The decompressed information may not match exactly with the original raw data but this change may not affect the information to be communicated. In the tolerance factor repeated bits and approximate bits are considered as single bit. One example for the compression process is shown in Table I. By using the tolerance factor technique memory required to store information can be reduced, also in communication systems the data transfer rate is improved. It is considered that the tolerance factor, X= Â±1 so that the adjacent value of the byte is considered as the same byte and both they are merged at an initial value. Figure.1 shows the algorithmic flow how the Run Length Encoding scheme is implemented and also how the tolerance factor is included to the Run Length Encoding technique.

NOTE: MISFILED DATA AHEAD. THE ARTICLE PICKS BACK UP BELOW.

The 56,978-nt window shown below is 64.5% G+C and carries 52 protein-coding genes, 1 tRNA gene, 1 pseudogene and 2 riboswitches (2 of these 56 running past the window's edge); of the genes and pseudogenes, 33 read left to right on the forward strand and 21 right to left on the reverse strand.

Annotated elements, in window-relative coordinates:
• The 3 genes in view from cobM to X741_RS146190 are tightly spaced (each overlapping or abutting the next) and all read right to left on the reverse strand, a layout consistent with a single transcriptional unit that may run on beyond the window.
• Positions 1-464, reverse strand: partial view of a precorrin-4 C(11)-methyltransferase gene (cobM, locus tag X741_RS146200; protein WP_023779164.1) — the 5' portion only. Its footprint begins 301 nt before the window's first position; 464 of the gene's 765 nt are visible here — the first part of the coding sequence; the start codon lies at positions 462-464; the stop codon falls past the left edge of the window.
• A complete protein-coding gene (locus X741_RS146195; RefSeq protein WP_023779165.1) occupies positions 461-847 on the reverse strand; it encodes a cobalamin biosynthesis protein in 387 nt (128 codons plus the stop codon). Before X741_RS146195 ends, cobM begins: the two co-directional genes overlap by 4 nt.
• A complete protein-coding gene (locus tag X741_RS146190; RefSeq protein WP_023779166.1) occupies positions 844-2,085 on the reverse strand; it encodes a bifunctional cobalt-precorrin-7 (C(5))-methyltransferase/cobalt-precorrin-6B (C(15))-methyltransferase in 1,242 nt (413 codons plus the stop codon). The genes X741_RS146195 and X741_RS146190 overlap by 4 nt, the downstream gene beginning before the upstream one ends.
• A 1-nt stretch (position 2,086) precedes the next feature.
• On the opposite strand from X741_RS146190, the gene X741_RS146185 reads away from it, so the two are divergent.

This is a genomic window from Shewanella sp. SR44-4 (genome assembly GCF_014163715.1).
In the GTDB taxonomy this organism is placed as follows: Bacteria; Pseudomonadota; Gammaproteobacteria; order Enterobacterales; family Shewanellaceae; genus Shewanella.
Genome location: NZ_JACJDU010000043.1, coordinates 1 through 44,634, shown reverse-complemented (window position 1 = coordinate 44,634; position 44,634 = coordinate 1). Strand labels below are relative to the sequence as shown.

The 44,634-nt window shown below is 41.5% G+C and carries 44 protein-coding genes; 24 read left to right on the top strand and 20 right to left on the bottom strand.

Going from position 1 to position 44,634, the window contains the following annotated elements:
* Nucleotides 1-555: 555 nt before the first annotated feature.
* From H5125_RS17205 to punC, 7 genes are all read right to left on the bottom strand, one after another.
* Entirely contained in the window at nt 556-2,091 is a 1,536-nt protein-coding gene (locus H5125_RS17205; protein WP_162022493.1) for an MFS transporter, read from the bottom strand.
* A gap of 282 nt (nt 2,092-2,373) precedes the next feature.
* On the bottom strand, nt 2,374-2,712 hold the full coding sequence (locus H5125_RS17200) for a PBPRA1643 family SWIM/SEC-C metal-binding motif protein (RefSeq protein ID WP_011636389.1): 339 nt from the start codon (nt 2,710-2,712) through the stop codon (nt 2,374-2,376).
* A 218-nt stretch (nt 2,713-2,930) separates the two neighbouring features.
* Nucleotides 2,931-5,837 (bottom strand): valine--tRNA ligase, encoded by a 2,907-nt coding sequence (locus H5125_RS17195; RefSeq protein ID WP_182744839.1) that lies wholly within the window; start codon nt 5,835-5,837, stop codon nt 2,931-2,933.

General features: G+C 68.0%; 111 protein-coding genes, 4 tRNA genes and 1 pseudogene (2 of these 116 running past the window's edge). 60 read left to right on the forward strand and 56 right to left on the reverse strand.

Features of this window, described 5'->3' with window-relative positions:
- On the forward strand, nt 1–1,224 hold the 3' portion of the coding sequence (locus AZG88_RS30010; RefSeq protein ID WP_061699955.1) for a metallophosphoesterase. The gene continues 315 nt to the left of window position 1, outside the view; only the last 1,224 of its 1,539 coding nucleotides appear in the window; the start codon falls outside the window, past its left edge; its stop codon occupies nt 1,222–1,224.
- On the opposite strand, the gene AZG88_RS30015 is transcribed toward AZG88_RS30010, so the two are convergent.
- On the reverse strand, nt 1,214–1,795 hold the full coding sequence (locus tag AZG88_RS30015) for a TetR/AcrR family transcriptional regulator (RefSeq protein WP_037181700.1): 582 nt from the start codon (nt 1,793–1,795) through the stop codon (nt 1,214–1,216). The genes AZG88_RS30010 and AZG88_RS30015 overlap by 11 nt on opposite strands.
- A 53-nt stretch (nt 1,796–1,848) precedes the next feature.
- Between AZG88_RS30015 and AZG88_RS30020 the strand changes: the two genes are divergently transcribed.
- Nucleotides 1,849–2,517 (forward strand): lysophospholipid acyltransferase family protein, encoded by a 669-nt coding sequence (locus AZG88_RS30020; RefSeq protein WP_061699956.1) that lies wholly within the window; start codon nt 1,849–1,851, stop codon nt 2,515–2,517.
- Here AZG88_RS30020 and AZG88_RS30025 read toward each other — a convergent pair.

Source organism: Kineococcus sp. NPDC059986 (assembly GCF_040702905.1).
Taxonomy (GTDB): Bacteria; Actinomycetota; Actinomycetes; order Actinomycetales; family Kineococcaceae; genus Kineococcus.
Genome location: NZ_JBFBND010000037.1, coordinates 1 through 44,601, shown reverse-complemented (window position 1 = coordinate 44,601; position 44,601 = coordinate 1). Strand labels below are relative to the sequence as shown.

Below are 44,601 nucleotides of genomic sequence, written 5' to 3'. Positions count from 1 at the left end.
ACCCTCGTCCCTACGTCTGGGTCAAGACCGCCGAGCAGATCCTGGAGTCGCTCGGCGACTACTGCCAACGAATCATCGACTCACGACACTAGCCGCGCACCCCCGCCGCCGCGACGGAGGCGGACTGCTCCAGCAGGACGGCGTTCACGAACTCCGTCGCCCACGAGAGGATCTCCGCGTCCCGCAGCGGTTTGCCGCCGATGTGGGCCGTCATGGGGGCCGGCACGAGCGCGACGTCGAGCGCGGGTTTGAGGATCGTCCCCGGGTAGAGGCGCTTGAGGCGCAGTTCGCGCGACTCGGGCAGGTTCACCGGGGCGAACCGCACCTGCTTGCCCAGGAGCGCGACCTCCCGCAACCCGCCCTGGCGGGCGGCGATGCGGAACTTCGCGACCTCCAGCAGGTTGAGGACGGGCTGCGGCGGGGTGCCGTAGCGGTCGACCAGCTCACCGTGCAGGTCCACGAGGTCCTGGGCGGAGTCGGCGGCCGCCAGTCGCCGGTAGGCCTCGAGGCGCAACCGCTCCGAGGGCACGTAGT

HDL IMPLEMENTATION
The proposed technique is developed with VHDL which contain five modules and those are compressor, decompressor, controller, and memory. The block diagrams of compressor and Decompressor are shown in Figures 2 and 3 respectively.
Finite state machine (FSM)
Finite state machine (FSM)
Start
Initialize Register A, Register B,
Comparator
Initialize Register A, Register B,
Comparator
Input FIFO
Input FIFO
Output FIFO
Output FIFO
Read data from ROM into
Read data from ROM into
Read next byte from ROM and store it into Register B
Read next byte from ROM and store it into Register B
Compressor controller
Figure.2: Block diagram for Compressor
Finite state machine (FSM)
Finite state machine (FSM)
Compare Register A
= Register BÂ±X
Write Register A into ROM
Move Register B content to Register A
Move Register B content to Register A